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Big Freedia judged a Bounce vs. Vogue dance-off at the New Orleans Wax Museum. Photo credit: Thomas Prior
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Big Freedia judged a Bounce vs. Vogue dance-off at the New Orleans Wax Museum. Photo credit: Thomas Prior
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Big Freedia judged a Bounce vs. Vogue dance-off at the New Orleans Wax Museum. Photo credit: Thomas Prior
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Big Freedia judged a Bounce vs. Vogue dance-off at the New Orleans Wax Museum.
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Big Freedia judged a Bounce vs. Vogue dance-off at the New Orleans Wax Museum.
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Big Freedia judged a Bounce vs. Vogue dance-off at the New Orleans Wax Museum. Photo credit: Thomas Prior
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Big Freedia judged a Bounce vs. Vogue dance-off at the New Orleans Wax Museum. Photo credit: Thomas Prior
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Big Freedia judged a Bounce vs. Vogue dance-off at the New Orleans Wax Museum.
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Big Freedia judged a Bounce vs. Vogue dance-off at the New Orleans Wax Museum. Photo credit: Thomas Prior
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The last Friday night of the New Orleans Jazz & Heritage Festival saw New York "vogue" and New Orleans "bounce" dance cultures duke it out on the dance floor at the New Orleans Wax Museum. The result was a throwdown of larger proportions than even Bobby Flay could imagine.

Judged by bounce-impresarios, Big Freedia and Sissy Nobby, the competition was presented by One Million Square Feet of Culture (1MSQFT). Backed by Microsoft and Windows, the initiative, "offers physical space to cultural partners and their creative communities to support the creation of new work in film, dance, music, food, art, and fashion."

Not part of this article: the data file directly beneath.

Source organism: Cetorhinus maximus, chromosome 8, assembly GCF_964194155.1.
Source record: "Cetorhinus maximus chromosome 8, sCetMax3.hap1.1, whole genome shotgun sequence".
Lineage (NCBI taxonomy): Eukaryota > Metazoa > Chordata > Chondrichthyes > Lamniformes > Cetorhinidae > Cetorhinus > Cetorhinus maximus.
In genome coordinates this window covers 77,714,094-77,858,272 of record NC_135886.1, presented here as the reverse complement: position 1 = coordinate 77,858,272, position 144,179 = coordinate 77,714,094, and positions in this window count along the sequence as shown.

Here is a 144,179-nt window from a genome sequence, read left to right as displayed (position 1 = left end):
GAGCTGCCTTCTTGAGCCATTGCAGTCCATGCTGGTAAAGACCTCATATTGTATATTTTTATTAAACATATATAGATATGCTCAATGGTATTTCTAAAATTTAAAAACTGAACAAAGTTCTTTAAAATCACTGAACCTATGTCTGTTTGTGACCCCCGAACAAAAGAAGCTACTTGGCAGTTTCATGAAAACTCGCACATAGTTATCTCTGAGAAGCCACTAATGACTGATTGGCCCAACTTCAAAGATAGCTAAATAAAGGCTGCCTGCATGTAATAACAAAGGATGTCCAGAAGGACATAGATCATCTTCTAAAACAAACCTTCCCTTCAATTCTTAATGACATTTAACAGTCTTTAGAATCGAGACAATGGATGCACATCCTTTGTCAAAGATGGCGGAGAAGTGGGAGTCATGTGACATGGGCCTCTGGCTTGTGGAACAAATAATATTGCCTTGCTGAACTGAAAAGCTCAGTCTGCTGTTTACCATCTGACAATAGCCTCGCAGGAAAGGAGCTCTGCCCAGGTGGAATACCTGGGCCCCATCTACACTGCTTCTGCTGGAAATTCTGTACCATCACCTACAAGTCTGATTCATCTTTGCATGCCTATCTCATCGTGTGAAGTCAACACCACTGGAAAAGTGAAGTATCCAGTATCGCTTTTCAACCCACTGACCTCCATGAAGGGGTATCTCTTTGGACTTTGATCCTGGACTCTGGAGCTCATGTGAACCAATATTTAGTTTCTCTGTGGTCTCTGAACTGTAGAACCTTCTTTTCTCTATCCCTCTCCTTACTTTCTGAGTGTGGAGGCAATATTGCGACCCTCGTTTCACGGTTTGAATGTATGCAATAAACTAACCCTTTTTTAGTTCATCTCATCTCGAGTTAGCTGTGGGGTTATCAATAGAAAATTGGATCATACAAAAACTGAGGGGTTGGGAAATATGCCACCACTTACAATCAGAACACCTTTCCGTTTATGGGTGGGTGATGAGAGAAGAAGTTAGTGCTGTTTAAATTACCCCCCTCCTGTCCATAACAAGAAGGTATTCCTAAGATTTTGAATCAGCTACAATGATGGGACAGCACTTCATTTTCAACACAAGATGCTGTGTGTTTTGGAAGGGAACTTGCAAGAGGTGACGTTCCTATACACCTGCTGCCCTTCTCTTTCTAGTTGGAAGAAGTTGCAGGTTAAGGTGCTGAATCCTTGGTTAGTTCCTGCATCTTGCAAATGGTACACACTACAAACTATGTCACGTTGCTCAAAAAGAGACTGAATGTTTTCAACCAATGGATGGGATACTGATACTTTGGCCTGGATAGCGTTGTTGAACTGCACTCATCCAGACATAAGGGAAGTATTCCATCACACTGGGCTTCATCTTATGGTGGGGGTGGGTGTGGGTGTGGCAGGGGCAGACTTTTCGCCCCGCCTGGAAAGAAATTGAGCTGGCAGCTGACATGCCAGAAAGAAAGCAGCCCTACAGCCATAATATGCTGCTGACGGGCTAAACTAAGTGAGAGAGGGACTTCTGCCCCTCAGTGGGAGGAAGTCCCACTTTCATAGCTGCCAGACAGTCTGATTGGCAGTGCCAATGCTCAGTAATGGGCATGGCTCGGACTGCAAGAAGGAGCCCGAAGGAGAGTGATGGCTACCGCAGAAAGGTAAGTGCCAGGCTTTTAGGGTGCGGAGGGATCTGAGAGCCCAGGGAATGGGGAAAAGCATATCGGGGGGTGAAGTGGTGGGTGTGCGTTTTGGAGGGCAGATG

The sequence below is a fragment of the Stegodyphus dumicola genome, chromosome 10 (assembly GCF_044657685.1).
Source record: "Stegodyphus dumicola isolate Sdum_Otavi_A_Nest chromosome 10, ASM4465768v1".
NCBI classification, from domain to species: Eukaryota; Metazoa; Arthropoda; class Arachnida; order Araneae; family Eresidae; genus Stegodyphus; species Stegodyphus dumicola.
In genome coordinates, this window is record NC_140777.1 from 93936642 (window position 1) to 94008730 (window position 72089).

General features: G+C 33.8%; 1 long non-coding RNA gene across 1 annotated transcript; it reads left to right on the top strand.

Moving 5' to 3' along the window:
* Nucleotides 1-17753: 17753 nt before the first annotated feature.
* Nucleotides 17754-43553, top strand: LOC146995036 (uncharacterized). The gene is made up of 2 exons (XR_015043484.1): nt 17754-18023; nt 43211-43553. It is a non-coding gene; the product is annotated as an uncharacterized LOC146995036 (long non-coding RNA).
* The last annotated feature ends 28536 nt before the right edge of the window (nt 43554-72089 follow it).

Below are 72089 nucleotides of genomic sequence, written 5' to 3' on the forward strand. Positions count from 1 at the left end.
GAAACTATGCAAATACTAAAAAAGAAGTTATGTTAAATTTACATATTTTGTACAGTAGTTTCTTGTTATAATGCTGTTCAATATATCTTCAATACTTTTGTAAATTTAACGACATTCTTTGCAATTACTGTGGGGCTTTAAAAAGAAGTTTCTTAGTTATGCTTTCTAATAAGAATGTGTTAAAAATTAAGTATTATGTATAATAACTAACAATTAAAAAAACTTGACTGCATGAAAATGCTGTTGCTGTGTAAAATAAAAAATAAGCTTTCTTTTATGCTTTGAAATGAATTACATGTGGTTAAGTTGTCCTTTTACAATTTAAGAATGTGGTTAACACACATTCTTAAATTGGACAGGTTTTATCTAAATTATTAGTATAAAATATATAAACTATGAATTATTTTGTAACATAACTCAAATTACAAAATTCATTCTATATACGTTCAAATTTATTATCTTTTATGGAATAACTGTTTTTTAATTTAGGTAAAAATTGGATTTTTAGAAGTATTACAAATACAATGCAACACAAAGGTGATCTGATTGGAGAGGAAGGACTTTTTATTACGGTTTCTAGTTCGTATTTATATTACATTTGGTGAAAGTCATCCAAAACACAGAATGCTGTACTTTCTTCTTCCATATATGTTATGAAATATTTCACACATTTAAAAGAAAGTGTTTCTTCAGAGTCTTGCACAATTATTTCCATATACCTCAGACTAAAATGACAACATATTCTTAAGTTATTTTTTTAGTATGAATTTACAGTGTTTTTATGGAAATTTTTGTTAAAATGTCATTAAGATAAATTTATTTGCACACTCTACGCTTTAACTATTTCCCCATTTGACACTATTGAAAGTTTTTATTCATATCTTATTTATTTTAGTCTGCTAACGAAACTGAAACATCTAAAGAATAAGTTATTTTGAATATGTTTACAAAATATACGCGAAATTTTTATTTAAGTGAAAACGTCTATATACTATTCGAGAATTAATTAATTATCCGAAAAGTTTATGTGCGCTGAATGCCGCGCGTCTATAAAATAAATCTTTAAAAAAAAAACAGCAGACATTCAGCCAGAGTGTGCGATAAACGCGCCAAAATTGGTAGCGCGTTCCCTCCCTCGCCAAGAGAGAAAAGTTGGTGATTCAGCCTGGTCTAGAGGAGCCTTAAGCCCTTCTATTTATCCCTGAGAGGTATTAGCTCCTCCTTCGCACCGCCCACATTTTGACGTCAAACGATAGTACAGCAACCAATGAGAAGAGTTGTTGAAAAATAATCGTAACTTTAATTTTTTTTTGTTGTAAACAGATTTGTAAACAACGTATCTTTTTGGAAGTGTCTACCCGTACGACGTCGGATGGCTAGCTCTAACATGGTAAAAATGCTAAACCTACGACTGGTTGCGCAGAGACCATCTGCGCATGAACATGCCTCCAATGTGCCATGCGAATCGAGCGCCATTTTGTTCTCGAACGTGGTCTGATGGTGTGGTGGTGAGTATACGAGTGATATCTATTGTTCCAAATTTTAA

To date, 1MSQFT has programmed nearly 60,000 square feet of culture at festivals like Art Basel Miami, The Sundance Film Festival and New York Fashion Week. At New Orleans Jazz Fest, the plan was to program 35,533 square feet of music, dance and fringe culture in collaboration with non-profit arts organization, New Orleans Airlift.

"Fringe" was clearly the operative word as legions of bounce-experts and vogue-virtuosos gathered to witness the wildest post-Jazz Fest event of the fortnight. Sharks vs. Jets, Hatfield vs McCoy, Kramer vs. Kramer; other rivalries paled in comparison to this dance-floor donnybrook.

"It was very interesting," said Big Freedia afterwards. "I think they all went hard."

The competition was made up of pros, amateurs and others who simply imbibed enough to have an inflated opinion of their own bounce prowess. Regardless of the motives behind the moves, the crowd greeted each with rabid enthusiasm.

Clad in hot pants, '80s fitness gear, fishnets, sheer one-pieces, masks, a Harlequin outfit and many, many fluorescent accents, the adversaries performed actions that required flexibility, self-confidence and highly dexterous posteriors.

"Bouncing is part of the culture," said New Orleans native and bounce representative, Leslie Foster. "It stems from the music."

Some instruction was offered the day prior when a handful of the night's more veteran performers offered guidance at a bounce seminar. "They taught us how to wiggle and wobble and do all that stuff," explained Foster.

Categories were loosely defined, but included Voodoo Lady, Mr. Jazzman, a Razzle Dazzle concept (which was explained as having something to do with a PayLess ShoeSource slogan), Bizarre and one that asked participants to recreate their favorite exhibit from the wax museum - a harder ask due to the breakneck, acrobatic bounce/vogue movements.

In the end bounce prevailed and champs were crowned in each category. The night evolved into a dance party with much novice bouncing and vogueing propelled by the open bar. While the event was anything but static, considering the location, a wax tableaux depicting the historic revelry must be forthcoming.

All photo credits: Thomas Prior